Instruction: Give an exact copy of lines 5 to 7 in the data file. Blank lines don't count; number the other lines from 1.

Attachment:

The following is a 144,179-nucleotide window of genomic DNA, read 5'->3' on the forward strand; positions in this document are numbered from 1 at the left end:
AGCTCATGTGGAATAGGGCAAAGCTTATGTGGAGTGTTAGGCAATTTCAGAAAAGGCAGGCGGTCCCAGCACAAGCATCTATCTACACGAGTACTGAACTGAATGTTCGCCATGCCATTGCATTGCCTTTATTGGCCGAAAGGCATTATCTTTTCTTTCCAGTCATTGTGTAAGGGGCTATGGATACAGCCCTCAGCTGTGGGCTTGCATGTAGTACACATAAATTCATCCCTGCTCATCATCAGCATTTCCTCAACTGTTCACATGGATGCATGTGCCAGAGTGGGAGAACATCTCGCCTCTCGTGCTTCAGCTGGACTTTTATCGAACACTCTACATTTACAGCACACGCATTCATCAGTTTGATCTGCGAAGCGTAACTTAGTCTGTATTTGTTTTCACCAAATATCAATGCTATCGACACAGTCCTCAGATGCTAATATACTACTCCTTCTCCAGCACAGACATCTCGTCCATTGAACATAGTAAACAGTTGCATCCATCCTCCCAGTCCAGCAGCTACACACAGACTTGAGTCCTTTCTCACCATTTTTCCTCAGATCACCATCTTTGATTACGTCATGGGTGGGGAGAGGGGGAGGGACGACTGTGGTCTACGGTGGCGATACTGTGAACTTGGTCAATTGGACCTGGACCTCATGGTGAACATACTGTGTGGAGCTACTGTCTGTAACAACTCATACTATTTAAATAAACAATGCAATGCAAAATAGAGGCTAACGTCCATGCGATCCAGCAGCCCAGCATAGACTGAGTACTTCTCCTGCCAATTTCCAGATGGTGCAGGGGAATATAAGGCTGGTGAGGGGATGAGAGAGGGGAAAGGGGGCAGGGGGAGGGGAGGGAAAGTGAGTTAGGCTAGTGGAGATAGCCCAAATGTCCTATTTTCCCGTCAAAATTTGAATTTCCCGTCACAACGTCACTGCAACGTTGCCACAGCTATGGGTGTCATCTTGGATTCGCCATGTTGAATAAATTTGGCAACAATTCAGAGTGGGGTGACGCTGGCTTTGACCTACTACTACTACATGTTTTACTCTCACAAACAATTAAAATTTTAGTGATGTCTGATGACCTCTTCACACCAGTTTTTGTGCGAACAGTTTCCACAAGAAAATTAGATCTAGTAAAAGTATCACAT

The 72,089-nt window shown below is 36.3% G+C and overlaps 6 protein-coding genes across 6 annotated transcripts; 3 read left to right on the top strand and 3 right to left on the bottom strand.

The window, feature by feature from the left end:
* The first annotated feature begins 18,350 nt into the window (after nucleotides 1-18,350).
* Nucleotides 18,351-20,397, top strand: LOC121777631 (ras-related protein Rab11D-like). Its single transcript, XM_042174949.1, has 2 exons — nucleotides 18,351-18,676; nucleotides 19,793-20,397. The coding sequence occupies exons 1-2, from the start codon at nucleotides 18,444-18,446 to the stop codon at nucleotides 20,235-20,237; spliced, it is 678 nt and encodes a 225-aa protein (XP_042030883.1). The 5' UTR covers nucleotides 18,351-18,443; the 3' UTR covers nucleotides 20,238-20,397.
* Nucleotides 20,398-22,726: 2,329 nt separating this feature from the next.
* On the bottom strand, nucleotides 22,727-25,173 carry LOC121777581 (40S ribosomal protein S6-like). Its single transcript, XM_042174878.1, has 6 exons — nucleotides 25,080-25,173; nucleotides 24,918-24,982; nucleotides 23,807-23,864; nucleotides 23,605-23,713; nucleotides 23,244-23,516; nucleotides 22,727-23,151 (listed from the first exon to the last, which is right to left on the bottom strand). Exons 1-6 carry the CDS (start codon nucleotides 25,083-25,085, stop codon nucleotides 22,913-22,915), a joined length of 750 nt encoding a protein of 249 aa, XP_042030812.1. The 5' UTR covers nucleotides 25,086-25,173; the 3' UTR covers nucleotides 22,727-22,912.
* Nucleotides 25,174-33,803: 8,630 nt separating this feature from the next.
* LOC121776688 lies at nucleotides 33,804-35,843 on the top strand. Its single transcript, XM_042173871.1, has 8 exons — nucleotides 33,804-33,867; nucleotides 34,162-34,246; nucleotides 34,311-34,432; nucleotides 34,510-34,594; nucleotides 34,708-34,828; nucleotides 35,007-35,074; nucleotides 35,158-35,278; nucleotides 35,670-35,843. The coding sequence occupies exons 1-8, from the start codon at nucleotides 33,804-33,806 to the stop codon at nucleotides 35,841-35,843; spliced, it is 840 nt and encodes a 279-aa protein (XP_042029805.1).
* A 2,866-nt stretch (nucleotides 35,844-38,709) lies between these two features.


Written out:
* The first annotated feature begins 18,350 nt into the window (after nucleotides 1-18,350).
* Nucleotides 18,351-20,397, top strand: LOC121777631 (ras-related protein Rab11D-like). Its single transcript, XM_042174949.1, has 2 exons — nucleotides 18,351-18,676; nucleotides 19,793-20,397. The coding sequence occupies exons 1-2, from the start codon at nucleotides 18,444-18,446 to the stop codon at nucleotides 20,235-20,237; spliced, it is 678 nt and encodes a 225-aa protein (XP_042030883.1). The 5' UTR covers nucleotides 18,351-18,443; the 3' UTR covers nucleotides 20,238-20,397.
* Nucleotides 20,398-22,726: 2,329 nt separating this feature from the next.